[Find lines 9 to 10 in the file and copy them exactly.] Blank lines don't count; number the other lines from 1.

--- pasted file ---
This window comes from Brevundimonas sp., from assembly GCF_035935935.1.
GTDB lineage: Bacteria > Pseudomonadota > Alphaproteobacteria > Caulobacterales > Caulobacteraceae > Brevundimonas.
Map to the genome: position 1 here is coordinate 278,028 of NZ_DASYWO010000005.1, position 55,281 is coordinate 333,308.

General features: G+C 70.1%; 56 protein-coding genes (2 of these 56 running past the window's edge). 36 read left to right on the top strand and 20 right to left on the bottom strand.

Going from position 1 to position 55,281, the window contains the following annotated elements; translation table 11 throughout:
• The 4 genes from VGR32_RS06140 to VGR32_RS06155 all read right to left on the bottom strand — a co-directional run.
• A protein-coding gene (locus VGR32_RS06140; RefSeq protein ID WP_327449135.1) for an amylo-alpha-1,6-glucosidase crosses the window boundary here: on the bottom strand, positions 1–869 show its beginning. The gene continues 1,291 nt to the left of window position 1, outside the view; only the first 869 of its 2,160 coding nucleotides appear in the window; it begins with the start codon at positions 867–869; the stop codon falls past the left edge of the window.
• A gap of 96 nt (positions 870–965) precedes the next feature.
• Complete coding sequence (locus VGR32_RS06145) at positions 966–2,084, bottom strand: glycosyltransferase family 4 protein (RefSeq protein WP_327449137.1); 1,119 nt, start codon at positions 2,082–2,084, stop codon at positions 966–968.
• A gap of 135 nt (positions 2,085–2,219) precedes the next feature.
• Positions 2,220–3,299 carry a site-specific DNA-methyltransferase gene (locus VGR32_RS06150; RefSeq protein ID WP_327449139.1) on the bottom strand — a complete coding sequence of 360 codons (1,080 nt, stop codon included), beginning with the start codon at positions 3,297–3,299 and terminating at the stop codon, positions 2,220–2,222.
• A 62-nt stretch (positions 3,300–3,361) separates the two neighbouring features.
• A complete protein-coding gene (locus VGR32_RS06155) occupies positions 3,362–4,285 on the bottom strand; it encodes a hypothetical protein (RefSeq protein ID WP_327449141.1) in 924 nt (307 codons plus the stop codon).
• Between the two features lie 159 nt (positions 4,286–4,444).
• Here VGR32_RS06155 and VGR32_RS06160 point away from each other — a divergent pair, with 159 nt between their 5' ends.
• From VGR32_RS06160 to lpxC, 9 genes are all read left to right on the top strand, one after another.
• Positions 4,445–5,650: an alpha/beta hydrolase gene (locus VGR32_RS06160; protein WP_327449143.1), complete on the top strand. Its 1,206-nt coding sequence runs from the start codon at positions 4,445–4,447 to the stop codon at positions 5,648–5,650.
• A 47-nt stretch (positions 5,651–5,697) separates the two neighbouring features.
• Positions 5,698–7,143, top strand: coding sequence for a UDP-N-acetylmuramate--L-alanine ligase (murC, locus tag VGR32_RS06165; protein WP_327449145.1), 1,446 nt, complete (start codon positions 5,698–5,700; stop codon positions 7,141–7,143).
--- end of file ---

• Complete coding sequence (locus VGR32_RS06145) at positions 966–2,084, bottom strand: glycosyltransferase family 4 protein (RefSeq protein WP_327449137.1); 1,119 nt, start codon at positions 2,082–2,084, stop codon at positions 966–968.
• A gap of 135 nt (positions 2,085–2,219) precedes the next feature.